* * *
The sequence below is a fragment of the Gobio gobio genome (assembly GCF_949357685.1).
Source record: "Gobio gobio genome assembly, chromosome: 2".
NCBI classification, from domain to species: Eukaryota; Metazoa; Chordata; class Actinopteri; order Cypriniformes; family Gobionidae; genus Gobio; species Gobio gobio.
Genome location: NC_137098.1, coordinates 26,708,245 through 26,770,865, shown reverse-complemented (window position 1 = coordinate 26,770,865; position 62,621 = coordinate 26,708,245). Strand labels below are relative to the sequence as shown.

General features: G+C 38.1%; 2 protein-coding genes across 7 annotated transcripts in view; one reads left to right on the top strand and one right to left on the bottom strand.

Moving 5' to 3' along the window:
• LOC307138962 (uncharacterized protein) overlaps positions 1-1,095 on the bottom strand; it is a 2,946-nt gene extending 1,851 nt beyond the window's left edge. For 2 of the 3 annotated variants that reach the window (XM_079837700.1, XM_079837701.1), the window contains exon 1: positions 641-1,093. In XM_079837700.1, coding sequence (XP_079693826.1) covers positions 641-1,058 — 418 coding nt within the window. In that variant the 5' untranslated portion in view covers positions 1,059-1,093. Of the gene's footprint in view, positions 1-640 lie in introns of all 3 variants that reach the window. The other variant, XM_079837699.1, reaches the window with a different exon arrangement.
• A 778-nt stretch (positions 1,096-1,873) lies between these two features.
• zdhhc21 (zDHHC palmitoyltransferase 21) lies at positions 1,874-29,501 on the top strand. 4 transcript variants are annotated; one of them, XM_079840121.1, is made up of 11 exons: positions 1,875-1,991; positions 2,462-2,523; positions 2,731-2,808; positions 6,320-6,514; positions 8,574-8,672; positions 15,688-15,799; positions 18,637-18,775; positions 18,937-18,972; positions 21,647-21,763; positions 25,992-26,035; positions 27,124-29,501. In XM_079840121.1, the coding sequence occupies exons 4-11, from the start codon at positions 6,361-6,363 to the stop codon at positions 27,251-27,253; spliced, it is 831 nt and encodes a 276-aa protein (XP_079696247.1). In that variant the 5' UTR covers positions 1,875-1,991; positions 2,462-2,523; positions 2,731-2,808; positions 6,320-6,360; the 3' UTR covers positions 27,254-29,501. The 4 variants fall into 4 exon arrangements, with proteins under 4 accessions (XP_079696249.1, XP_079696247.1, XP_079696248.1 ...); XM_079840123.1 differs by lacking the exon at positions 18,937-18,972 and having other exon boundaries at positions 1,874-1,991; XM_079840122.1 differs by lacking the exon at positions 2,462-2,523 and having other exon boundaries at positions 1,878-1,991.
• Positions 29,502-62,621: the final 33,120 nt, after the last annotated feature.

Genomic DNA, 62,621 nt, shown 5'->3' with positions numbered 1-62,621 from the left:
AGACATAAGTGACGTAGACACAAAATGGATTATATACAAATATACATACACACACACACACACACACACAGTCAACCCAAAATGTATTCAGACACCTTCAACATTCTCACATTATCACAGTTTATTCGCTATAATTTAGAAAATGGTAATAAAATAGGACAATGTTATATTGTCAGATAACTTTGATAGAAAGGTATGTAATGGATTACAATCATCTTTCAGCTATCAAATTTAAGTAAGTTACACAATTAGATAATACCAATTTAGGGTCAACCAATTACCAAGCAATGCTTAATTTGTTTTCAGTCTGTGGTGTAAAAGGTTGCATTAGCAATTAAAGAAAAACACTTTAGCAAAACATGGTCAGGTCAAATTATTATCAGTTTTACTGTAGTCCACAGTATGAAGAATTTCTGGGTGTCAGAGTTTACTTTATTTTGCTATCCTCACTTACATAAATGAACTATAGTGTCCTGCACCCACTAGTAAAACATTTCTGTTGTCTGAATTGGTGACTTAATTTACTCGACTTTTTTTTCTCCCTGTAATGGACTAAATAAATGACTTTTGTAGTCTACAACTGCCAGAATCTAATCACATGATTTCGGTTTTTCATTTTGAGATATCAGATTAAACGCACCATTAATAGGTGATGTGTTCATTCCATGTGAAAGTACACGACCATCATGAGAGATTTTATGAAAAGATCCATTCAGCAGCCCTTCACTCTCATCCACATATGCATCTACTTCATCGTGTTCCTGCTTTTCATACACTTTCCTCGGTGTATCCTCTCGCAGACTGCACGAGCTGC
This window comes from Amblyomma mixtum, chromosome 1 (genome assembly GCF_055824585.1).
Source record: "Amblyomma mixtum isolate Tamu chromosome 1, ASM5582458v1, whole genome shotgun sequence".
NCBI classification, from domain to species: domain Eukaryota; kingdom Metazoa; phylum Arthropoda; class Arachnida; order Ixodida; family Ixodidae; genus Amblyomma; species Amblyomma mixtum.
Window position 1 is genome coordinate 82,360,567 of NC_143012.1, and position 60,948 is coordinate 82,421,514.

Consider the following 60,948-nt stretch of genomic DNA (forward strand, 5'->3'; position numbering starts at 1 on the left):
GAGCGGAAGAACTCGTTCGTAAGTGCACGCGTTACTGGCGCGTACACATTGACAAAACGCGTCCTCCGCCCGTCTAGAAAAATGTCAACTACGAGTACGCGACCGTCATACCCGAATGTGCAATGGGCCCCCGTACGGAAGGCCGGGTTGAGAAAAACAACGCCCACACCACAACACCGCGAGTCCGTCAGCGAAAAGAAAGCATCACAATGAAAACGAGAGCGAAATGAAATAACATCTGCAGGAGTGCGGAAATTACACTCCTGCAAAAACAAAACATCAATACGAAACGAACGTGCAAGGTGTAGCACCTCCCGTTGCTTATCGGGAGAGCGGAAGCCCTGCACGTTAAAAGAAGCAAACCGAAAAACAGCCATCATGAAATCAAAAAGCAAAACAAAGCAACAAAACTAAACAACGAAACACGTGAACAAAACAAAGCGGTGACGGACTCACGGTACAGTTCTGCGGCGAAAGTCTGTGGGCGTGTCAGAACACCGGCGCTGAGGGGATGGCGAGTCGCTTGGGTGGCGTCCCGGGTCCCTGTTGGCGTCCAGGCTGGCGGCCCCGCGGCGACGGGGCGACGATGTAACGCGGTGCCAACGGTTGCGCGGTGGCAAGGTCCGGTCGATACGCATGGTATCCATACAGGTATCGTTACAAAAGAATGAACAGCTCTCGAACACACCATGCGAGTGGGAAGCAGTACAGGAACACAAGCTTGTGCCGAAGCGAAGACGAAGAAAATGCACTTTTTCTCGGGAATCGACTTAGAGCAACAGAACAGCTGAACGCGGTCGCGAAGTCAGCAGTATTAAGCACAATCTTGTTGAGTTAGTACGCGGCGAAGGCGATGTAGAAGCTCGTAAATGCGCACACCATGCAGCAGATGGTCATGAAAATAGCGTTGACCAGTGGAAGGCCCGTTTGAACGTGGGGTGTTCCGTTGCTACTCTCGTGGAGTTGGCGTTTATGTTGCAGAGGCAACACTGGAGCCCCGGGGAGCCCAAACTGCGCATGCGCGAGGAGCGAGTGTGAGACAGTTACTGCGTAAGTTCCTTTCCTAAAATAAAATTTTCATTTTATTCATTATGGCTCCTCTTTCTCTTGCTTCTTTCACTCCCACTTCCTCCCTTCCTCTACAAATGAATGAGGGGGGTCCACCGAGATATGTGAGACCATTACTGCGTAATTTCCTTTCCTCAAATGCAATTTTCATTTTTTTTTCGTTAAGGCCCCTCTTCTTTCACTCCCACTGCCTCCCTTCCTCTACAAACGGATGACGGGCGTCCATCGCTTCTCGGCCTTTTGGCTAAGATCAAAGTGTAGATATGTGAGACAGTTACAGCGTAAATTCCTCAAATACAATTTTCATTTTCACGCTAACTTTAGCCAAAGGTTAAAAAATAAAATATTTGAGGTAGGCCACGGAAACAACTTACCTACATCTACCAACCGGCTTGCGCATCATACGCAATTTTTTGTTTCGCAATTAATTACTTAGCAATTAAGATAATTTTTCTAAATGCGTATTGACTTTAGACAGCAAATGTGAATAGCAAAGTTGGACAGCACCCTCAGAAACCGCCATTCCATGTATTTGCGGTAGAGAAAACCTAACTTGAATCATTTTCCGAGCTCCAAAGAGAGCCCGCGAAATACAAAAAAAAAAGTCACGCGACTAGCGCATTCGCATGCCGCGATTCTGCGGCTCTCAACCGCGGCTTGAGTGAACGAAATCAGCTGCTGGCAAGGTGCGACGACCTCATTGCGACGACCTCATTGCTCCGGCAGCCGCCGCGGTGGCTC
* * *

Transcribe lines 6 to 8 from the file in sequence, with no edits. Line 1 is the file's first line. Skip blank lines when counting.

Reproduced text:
Moving 5' to 3' along the window:
• LOC307138962 (uncharacterized protein) overlaps positions 1-1,095 on the bottom strand; it is a 2,946-nt gene extending 1,851 nt beyond the window's left edge. For 2 of the 3 annotated variants that reach the window (XM_079837700.1, XM_079837701.1), the window contains exon 1: positions 641-1,093. In XM_079837700.1, coding sequence (XP_079693826.1) covers positions 641-1,058 — 418 coding nt within the window. In that variant the 5' untranslated portion in view covers positions 1,059-1,093. Of the gene's footprint in view, positions 1-640 lie in introns of all 3 variants that reach the window. The other variant, XM_079837699.1, reaches the window with a different exon arrangement.
• A 778-nt stretch (positions 1,096-1,873) lies between these two features.